You may be one of the many who ran up their credit cards over the Christmas holiday with every intention of paying it off by the spring. A lot of people look ahead to their anticipated tax refund as the source of funds to pay off their holiday debt, and some vow cut back drastically on their other spending until their cards are paid off.
But stuff happens. Emergencies come up or you find a “better way” to spend your refund, so, six months into the New Year, you’re still sitting on a pile of high interest debt barely able to keep ahead of the growing minimum payment. No problem, you think, I can just transfer the balance to a 0% introductory rate card. Good idea? Maybe – it really depends.
Of course, this assumes that your credit is worthy enough to qualify for a 0% balance transfer – and that’s not always a given. Before considering it as a solution, you really need to check your credit. While 0% offers abound, not everyone qualifies for the best terms.
You could apply only to find out that the 12 month period has been shortened to 6 months, or the 0% introductory APR is actually 9% – based on your credit standing. That could put a major wrench into your plans to pay off your debt as you had hoped. While it still would be an improvement over your current situation, it is likely going to be a temporary solution.
What a lot of people are also finding is that the banks have become much stingier with credit limits. If you have $3,500 of credit card debt, and the balance transfer is limited to only $1,500, you will wind up with two debts to manage. The benefits of a partial transfer might only help you marginally. The bottom line is, before you jump into a balance transfer, you should know the extent of your ability to qualify for the best possible terms.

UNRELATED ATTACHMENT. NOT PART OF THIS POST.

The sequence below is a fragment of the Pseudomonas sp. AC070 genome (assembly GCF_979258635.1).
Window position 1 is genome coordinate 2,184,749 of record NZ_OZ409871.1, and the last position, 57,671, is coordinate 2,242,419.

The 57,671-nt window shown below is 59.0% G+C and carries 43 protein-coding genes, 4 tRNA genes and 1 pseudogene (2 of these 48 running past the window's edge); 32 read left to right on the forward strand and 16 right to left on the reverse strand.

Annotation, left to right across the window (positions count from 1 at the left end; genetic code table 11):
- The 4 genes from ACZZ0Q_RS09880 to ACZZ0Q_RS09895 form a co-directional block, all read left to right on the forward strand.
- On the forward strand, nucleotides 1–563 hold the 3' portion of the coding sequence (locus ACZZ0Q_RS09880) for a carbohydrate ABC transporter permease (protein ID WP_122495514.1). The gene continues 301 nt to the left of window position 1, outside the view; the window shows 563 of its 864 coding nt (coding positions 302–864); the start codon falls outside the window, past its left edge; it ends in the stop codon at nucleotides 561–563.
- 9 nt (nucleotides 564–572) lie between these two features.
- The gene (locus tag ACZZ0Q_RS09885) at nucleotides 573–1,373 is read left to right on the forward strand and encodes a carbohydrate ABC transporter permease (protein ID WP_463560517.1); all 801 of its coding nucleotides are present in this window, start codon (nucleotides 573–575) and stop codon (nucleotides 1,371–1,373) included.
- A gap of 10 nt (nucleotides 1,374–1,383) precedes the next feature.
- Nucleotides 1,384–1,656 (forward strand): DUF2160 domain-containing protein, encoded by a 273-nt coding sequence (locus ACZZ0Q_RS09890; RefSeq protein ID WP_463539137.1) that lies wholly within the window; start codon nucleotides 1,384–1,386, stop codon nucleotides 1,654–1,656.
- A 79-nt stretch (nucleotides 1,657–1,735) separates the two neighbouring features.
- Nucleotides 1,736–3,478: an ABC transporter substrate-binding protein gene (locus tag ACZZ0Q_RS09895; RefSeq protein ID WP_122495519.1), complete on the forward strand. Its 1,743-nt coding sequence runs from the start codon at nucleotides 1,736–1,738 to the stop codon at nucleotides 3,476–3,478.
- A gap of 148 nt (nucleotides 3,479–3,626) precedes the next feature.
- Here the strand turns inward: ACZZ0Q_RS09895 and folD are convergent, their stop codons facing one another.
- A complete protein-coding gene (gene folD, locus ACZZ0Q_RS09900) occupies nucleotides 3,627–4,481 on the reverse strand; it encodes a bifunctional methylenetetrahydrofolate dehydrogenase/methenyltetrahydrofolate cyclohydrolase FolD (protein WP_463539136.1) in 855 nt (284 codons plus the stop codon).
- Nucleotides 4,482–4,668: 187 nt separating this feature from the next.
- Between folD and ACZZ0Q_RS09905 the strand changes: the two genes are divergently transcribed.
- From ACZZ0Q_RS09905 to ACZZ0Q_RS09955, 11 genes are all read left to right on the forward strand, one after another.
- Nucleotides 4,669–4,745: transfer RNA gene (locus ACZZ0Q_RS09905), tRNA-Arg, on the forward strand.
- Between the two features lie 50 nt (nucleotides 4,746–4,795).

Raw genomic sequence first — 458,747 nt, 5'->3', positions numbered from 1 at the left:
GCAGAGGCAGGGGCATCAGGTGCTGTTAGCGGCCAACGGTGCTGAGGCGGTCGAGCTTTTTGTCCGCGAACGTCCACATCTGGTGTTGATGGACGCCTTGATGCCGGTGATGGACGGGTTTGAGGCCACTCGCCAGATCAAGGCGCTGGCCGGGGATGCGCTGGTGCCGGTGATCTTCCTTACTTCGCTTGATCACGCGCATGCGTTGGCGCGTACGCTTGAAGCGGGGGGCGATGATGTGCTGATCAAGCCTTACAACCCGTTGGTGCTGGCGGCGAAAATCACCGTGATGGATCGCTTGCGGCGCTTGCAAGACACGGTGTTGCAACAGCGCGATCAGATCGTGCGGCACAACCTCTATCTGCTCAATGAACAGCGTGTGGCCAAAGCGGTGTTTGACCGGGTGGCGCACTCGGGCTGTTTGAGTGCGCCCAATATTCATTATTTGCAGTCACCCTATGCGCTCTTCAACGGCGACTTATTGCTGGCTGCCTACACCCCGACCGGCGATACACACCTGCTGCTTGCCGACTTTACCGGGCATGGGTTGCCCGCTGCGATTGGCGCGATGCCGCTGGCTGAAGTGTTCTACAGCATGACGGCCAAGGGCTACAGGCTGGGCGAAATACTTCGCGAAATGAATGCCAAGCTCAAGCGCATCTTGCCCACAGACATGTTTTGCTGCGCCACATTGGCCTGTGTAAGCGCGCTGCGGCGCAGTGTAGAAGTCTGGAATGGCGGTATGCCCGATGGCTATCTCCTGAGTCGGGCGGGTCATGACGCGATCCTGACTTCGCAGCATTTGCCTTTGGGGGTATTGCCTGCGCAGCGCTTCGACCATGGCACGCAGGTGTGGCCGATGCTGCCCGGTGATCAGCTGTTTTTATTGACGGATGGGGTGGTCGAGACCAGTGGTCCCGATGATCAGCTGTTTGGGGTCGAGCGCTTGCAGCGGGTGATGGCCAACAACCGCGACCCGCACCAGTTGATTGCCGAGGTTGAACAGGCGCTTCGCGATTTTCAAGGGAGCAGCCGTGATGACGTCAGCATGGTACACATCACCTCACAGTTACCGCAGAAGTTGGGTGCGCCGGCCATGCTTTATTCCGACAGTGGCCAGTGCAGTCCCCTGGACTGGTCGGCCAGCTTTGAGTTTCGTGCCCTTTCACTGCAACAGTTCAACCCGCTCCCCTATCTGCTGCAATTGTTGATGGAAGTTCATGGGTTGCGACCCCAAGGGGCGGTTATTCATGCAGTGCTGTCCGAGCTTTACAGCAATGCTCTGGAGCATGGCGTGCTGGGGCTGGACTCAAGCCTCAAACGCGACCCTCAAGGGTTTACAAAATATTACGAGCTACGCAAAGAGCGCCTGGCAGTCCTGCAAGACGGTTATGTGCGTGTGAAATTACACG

When a Balance Transfer is a Good Idea
A balance transfer should only be considered in the context of a strict plan that you can follow; otherwise you could find yourself play balance-transfer roulette trying to postpone your debt spiral by continuing to transfer your balances. And that can only work if you can continue to quality for 0% offers. Anything short of a solid plan and the best balance transfer terms would not be considered a good idea.
A balance transfer is a good idea if:
- You can qualify for the 0% APR
- You can qualify for the longest introductory period – 12 months minimum
- Your balance transfer fee is 3% or lower
- You are able to continue at the same level of payments or higher that you are making on your current credit card; if you simply make the minimum payment on the balance transfer, you failed
- You project that you can pay down your debt to less than 20% of the current amount owed
- You don’t make any additional purchases on the balance transfer card and you pay your other credit card balances in full each month
You immediately start saving so you can avoid running up debt in the next holiday season